According to a brief - very brief! - statement by the company, the new controller runs at 20Gbs, thus enabling 4K video file transfer and display at the same time. Reports are that it will also be backwards compatible with existing Thunderbolt technology, though this will, of course, peg transfer speeds at 10Gbs when the older tech is mixed in to the pipeline.
Given the costs to date of Thunderbolt cabling, this will at least reassure people that there is continued point in their current investment. And with Apple such a flag-bearer for the technology, there are already some entertaining and intriguing rumours circulating about the possibility of a 4K-capable iMac with a Retina screen (though everyone might have to wait a while for confirmation of this as the current iMac is not due for an upgrade till the autumn if Apple's previous development cycle for the machine is anything to go by).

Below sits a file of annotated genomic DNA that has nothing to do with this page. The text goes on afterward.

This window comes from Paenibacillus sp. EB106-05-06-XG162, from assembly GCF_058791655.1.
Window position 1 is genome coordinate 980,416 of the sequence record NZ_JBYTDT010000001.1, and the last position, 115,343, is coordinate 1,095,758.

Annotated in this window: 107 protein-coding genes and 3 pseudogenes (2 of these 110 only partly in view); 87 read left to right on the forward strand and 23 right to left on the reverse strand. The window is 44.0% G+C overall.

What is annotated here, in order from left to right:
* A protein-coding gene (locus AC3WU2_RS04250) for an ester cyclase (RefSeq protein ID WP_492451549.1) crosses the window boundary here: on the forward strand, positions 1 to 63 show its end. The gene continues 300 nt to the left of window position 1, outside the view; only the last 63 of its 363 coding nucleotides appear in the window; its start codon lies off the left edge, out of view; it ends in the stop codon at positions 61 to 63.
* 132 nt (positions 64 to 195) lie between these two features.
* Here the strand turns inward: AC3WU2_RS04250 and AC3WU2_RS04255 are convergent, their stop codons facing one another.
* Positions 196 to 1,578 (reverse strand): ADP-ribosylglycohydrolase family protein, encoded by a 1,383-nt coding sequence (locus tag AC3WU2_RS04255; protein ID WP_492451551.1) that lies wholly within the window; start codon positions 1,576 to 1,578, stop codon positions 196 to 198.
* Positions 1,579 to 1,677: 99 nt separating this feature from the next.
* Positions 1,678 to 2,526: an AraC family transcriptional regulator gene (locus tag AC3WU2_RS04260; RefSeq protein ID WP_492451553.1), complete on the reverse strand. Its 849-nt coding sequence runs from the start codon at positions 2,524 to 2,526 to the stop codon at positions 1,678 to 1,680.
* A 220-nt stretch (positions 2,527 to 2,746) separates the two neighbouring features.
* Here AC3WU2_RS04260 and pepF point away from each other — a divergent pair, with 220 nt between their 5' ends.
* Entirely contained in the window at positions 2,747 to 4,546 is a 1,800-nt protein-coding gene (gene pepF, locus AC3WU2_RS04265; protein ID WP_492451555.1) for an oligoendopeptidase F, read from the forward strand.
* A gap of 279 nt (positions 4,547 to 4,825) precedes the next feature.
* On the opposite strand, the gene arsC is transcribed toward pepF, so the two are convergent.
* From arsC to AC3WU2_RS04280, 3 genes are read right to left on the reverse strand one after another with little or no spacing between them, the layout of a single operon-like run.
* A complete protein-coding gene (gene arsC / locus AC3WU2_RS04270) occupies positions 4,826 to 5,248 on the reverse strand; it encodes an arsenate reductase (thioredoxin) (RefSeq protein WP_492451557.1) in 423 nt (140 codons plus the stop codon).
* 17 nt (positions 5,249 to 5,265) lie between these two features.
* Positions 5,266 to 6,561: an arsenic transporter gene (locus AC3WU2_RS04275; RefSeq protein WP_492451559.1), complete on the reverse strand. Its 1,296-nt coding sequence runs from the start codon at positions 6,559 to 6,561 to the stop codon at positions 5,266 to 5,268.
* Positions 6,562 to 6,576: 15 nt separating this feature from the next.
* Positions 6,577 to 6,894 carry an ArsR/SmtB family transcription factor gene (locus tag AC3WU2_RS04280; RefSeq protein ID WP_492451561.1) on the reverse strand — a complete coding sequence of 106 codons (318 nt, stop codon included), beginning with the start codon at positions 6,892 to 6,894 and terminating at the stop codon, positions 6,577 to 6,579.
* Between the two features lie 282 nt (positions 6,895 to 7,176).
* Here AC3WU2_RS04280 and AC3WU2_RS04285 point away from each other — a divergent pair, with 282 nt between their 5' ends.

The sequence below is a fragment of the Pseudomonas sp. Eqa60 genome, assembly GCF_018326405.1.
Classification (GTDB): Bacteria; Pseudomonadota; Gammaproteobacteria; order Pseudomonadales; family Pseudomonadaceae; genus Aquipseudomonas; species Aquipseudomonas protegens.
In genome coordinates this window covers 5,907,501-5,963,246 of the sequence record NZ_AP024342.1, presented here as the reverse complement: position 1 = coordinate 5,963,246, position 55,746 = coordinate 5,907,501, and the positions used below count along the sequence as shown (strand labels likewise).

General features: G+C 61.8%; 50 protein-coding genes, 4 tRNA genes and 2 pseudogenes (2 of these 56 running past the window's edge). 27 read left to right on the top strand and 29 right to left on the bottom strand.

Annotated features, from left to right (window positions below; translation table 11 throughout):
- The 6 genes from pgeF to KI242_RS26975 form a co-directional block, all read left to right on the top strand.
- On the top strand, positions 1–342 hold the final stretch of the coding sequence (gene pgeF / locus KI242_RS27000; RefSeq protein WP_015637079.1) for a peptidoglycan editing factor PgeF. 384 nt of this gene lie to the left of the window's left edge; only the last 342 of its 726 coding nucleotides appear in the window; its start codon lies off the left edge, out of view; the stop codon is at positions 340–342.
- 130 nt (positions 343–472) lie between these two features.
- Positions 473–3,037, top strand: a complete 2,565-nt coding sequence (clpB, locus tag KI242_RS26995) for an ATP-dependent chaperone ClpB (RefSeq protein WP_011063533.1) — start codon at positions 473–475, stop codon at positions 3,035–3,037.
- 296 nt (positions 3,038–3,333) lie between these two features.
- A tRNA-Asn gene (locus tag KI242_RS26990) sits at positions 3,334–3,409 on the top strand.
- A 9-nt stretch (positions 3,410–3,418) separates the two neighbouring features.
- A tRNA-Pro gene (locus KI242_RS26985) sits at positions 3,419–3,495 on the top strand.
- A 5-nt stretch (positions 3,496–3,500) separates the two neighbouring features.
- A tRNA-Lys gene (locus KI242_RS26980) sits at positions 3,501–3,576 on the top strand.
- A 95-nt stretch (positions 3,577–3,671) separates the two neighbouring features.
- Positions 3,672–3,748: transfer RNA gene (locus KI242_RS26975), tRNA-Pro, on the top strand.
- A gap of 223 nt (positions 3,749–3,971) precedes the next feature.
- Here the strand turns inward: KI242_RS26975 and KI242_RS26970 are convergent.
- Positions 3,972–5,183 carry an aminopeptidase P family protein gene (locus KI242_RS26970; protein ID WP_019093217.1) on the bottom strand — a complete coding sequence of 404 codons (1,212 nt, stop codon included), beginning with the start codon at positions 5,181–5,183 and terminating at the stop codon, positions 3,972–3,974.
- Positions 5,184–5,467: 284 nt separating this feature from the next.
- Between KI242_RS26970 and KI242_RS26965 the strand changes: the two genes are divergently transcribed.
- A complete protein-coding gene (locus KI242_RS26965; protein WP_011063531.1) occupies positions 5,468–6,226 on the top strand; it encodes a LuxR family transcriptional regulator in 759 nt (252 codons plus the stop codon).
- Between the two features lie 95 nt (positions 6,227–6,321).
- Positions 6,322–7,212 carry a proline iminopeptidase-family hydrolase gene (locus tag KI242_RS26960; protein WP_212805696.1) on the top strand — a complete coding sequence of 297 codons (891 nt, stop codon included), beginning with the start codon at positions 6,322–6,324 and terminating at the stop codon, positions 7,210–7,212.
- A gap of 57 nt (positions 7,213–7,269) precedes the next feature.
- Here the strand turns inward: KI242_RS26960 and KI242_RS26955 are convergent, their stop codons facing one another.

Elsewhere, the company also introduced new DSL4510/4410 Thunderbolt controllers which add DisplayPort 1.2 capability when connecting to native DP displays, improve power management, and reduce platform BOM cost to the exisiting tech.
Initial Falcon Ridge production is expected before the end of this year, with ramp up in 2014. It might sound like a glossy US soap opera, but its impact could be genuinely dramatic.